From influencing what we feed our families at dinner to launching several online careers, it’s no secret that the rise of food blogging has been meteoric. However for Krissy Davis, a Sickle Cell Warrior and the content creator behind Krissy’s Kitchen, crafting healthy new recipes and sharing them with others takes on an even greater meaning. More than her favorite pastime, as someone affected by sickle cell disease, exercising creativity in the kitchen six days a week is therapeutic. “Living with sickle cell can be really daunting — if you let it,” Davis tells ESSENCE. “Cooking is an escape that gives me the most peace.”
The daughter of Haitian parents, Davis credits learning her mother’s signature recipes as the catalyst to her love affair with food: “Every party we would have, there would be tables and tables of glorious Haitian food,” she recalls. “I never understood how someone was able to make all of it [until] I started hanging around my mom about 10 years ago, watching her cook. I found the entire process to be very relaxing.”
Sickle cell disease (SCD) is a group of inherited red blood cell disorders, in which healthy, round red blood cells become hard, sticky and turn into crescent-shaped cells that look like a banana or a crescent moon. Once deformed, the unhealthy cells are known to both die early and have difficulty performing their main function: traveling through small blood vessels, carrying oxygen to the entire body. This in turn often causes anemia, a perpetual shortage of red blood cells, and clogging of the blood vessels.
For Davis, she developed avascular necrosis (or the deterioration of bone tissue due to a lack of blood supply) in her left femur. At age 14, she underwent hip-replacement surgery as a result. “There isn’t a day where I’m not reminded of having this disease, the now 36-year-old says, “which can make it really hard to navigate normal life.”
SCD affects roughly 100,000 Americans, but it disproportionately occurs in individuals of sub-Saharan African descent. According to the Center for Disease Control and Prevention (CDC), about 1 out of every 365 African-American babies is born with sickle cell, and about 1 in 13 African-American babies is born with Sickle Cell Trait (SCT).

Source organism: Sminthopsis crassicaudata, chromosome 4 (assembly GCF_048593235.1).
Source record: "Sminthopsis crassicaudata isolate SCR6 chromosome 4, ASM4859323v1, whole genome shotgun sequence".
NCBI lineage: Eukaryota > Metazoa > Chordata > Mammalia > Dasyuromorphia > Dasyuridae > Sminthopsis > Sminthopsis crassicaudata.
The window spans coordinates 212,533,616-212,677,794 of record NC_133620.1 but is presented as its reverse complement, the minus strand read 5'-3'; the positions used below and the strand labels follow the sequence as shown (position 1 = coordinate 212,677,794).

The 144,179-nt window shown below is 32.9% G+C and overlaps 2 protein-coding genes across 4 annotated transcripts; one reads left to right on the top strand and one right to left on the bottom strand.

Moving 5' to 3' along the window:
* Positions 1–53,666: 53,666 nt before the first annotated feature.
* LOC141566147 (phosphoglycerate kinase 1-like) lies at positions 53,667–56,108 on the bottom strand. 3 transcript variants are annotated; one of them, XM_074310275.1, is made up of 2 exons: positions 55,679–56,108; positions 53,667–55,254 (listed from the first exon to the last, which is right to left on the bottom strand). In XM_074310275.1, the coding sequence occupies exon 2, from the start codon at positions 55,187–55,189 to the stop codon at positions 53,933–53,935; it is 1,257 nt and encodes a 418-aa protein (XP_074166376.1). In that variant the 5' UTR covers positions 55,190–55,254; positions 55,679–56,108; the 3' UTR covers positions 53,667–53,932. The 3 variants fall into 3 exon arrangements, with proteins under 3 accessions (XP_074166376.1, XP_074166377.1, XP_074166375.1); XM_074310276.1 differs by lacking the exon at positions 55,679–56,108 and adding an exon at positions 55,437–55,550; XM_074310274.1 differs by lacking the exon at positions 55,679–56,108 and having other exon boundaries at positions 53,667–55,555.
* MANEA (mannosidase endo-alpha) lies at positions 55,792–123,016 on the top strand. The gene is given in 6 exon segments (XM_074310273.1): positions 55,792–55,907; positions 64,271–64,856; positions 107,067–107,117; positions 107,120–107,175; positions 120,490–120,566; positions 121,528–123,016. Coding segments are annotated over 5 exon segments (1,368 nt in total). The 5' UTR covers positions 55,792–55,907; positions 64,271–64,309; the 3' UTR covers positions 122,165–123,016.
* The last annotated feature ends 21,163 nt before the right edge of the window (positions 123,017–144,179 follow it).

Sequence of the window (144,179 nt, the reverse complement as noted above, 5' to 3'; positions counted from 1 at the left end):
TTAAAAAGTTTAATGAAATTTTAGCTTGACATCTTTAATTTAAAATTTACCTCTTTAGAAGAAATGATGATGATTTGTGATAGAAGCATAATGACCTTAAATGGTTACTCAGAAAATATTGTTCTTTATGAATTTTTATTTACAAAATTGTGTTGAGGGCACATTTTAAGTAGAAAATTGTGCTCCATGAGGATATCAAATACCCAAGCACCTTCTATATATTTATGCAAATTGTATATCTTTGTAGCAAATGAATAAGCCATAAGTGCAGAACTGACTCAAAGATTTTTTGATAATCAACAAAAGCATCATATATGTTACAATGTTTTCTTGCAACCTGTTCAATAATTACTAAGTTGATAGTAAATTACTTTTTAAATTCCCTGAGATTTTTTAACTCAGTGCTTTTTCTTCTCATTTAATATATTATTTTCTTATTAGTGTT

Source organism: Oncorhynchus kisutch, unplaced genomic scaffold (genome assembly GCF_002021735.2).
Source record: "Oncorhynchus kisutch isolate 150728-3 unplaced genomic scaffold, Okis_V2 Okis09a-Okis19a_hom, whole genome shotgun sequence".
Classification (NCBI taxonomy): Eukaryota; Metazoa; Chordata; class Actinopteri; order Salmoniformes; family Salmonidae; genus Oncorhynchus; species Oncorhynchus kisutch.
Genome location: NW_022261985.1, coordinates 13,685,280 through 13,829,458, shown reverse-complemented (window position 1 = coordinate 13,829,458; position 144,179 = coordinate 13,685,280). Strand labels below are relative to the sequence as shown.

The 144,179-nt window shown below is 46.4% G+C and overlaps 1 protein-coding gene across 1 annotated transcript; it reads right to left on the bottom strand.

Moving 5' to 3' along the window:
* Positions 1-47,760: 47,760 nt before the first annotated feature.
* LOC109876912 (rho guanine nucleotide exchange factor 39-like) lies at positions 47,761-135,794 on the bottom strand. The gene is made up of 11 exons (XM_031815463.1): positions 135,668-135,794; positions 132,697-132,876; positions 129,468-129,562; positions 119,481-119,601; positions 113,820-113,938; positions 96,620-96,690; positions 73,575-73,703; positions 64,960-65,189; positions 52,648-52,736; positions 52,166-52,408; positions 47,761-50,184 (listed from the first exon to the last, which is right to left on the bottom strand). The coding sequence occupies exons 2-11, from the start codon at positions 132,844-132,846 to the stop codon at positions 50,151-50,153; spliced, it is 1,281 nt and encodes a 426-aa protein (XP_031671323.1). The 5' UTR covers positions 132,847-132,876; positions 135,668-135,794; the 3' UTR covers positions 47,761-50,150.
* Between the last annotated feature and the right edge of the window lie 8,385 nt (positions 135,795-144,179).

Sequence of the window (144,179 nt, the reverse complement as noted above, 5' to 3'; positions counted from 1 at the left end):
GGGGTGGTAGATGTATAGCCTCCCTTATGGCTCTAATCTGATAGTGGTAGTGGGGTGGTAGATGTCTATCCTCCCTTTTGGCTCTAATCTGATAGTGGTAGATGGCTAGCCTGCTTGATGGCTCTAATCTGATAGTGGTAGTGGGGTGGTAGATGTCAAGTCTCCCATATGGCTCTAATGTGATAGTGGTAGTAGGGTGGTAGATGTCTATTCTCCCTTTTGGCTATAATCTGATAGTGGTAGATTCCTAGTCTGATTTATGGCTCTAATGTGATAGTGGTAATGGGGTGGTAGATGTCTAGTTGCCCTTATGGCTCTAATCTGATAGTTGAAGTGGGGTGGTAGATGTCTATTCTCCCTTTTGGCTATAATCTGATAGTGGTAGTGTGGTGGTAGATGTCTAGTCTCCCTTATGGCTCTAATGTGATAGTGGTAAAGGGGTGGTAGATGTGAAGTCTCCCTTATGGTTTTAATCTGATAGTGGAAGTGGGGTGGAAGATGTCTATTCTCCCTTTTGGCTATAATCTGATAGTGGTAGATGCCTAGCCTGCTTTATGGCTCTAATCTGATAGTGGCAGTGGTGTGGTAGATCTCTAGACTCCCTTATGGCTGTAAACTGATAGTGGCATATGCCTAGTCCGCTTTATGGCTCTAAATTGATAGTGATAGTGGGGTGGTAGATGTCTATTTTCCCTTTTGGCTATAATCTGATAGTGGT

Furthering her understanding of sickle cell remains key to Davis’ survival — especially given that widespread education surrounding SCD hasn’t always existed. Growing up in Michigan, during the 80s, with an undiagnosed blood disorder was far from ideal: “Back then, they didn’t automatically test newborns for SCD, so my parents had no idea I had it,” Davis explains. She wasn’t diagnosed with sickle cell disease until age 7. “[My] doctors didn’t know enough where we lived; all they knew was that cold weather wasn’t good for a child with SCD,” she says.
To learn about SCD in greater detail, Davis’ family soon relocated to Georgia, home to one of the country’s leading sickle cell centers. “For me and my health, that’s when everything changed,” she recalls. At the local hospital, “there was a black female hematologist who understood and took me under her wing; she sought out tutors to help with my classes — everything she did really meant a lot.”
Aside from the hematologist’s care, Davis stresses it was her mother’s support that kept her alive through adolescence and into adulthood. “There have been so many times when I’ve wanted to quit fighting and give up,” she shares, “and it has been my mom — the biggest advocate for me next to my husband — who seems to always show up in the dark hour.”
Realizing many SCD patients don’t have access to this type of advocacy, at age 26 the Sickle Cell Warrior/wife/mother added yet another title behind her name: mentor. Whenever she’s contacted by those in need of advice or a listening ear to prevent the pain from “taking over,” Davis makes good on her promise to be there. “SCD can be a very depressing disease,” Davis says. Yet just like the comfort of cooking and blogging about great food, “helping others get through their hard times also helps me.”
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